Is this Colette, Balenciaga’s favorite model from the 1950s? [Photo source: Fashion Spot/Vogue]
In Couture Clash (Atlantic Monthly, January/February 2008), Benjamin Schwartz reviews four recent books that document the golden age of couture in postwar Paris. He crafts a narrative of contrasts between Christian Dior and Cristobal Balenciaga:
Dior, a charming if exceedingly plain-looking dilettante, came to couture late and by chance through his skill as a draftsman. Whereas a joshing glamour characterized the atmosphere at the House of Dior, silence and intense concentration governed the House of Balenciaga. “It was like entering a convent of nuns drawn from the aristocracy,” Marie-Louise Bousquet, the Paris editor of Harper’s Bazaar, remembered. It’s often facilely argued that Dior’s and Balenciaga’s strikingly different styles—the former fanciful, the latter austere—sprang from the designers’ opposing temperaments. It would be more accurate to say that the differences emerged from their opposing approaches to their craft. For Dior, the dress evolved from sketches; for Balenciaga, it evolved from the fabric (an indifferent sketcher, he would often design by draping cloth over his models’ bodies). Dior made the fabric conform to his vision, by having his workrooms stiffen, line, and back the cloth using the traditional methods of dressmaking; Balenciaga’s innovations in cutting techniques allowed him to respect the fabric’s inherent qualities.
Most important, behind the differences in their conceptions of design lay profound differences in their conceptions of women. An intensely romantic and nostalgic vision of femininity impelled Dior’s New Look. But that Platonic ideal required a notorious if finely crafted armature—padded hips, underwire bustiers, horsehair petticoats, girdles, and built-in corsetry. To achieve the pretty, youthful “new softness,” women reshaped their bodies to fit the requirements of the dress. One model told Snow: “It is the most amazing dress I have ever seen. I can’t walk, eat, or even sit down.” In contrast, one of Balenciaga’s “absolute pronouncements,” as Givenchy recalls in an essay in the recently published collection Balenciaga and His Legacy, was “The dress follows the woman’s body; it’s not the woman’s body that follows the dress.” He designed for a time and a society in which young women strove to look 20 years older, a time that valued attributes that came only after 35: a sense of style and an intelligent beauty dependent on what the great fashion writer Kennedy Fraser called “a kind of nerve-end understanding that life is often very sad.” His garments, in their legendary range of grays, browns, and blacks, and influenced by the clean lines of ecclesiastical dress, were supremely beautiful, never pretty. They weren’t for the undeveloped, for they projected assertiveness, authority, and sexuality. His streamlined styles—the tunic, the chemise, the empire—flattered both the svelte and those with curves and a stomach (“M. Balenciaga likes a little stomach,” one of his fitters famously said), since they overlooked the waist. With wit and a graceful, vaguely exotic convex line, his elegant, superlatively comfortable “semi-fitted” suit—his most- imitated creation—banished Dior’s wasp waist. His shift barely skimmed a woman’s body; his barrel dress enveloped it. His skirts, usually somewhat gathered into the waistband at the front, accommodated no-longer-flat stomachs. What Yves Saint Laurent defined as “the ease of Balenciaga” was based on what was universally recognized to be his unrivaled knowledge of the female body (“he builds clothes for the Woman, not for the Headlines,” Snow wrote)—a fact that makes his clothes deeply erotic, especially for the woman wearing them.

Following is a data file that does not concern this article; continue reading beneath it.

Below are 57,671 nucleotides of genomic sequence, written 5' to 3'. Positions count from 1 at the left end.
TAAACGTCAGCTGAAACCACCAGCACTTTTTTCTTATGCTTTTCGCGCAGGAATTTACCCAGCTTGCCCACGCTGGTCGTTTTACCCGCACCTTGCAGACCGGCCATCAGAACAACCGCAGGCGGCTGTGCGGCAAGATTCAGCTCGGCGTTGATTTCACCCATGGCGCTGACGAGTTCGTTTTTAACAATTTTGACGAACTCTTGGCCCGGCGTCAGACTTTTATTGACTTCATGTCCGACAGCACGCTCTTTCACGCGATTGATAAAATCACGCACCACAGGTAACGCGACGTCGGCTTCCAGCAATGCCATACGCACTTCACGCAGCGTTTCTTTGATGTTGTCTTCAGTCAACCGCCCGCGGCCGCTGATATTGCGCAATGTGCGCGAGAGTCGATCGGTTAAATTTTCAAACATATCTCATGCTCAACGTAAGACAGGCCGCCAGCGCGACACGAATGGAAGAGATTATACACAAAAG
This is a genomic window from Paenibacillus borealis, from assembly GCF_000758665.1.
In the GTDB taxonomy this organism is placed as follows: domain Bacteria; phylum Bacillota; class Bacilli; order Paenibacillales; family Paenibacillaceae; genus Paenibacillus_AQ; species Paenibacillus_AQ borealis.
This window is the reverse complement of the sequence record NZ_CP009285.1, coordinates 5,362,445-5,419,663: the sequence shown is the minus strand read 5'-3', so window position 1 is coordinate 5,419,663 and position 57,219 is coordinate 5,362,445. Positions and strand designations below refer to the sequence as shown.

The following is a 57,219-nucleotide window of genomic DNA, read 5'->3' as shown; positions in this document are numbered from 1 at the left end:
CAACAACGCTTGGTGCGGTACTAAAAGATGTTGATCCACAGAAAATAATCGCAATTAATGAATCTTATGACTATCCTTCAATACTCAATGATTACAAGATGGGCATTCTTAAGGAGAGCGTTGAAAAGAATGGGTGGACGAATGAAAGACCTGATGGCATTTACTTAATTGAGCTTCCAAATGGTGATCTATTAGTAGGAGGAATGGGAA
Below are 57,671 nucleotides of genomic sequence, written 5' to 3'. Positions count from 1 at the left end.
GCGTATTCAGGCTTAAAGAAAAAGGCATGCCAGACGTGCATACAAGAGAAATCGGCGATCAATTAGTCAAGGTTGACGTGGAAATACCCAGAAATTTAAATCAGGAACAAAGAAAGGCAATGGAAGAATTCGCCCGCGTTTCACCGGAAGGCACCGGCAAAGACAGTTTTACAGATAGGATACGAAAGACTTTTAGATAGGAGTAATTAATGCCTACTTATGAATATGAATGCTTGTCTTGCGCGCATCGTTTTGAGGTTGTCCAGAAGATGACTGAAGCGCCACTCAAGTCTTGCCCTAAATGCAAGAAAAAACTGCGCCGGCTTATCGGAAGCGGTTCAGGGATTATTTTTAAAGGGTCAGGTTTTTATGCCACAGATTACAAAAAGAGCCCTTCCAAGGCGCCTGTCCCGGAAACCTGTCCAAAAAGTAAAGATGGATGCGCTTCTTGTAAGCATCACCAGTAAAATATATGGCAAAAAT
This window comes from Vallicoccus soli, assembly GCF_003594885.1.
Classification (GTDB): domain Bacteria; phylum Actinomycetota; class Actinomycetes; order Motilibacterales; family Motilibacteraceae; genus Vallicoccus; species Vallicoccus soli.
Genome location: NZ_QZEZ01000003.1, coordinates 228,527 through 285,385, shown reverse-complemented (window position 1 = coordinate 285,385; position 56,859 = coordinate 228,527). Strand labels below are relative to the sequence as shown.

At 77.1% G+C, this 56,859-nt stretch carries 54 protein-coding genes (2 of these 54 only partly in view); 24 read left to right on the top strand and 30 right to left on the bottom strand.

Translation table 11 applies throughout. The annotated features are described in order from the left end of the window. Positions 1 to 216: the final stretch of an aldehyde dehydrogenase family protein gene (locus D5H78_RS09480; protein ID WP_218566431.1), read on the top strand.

Books reviewed in Couture Clash: Christian Dior by Marie-France Pochna (Arcade Publishing); The Golden Age of Couture by Claire Wilcox (ed.; Victoria and Albert Museum); Balenciaga Paris by Pamela Golbin and Fabien Baron (Thames & Hudson); and Balenciaga and His Legacy by Myra Walker (Yale University Press).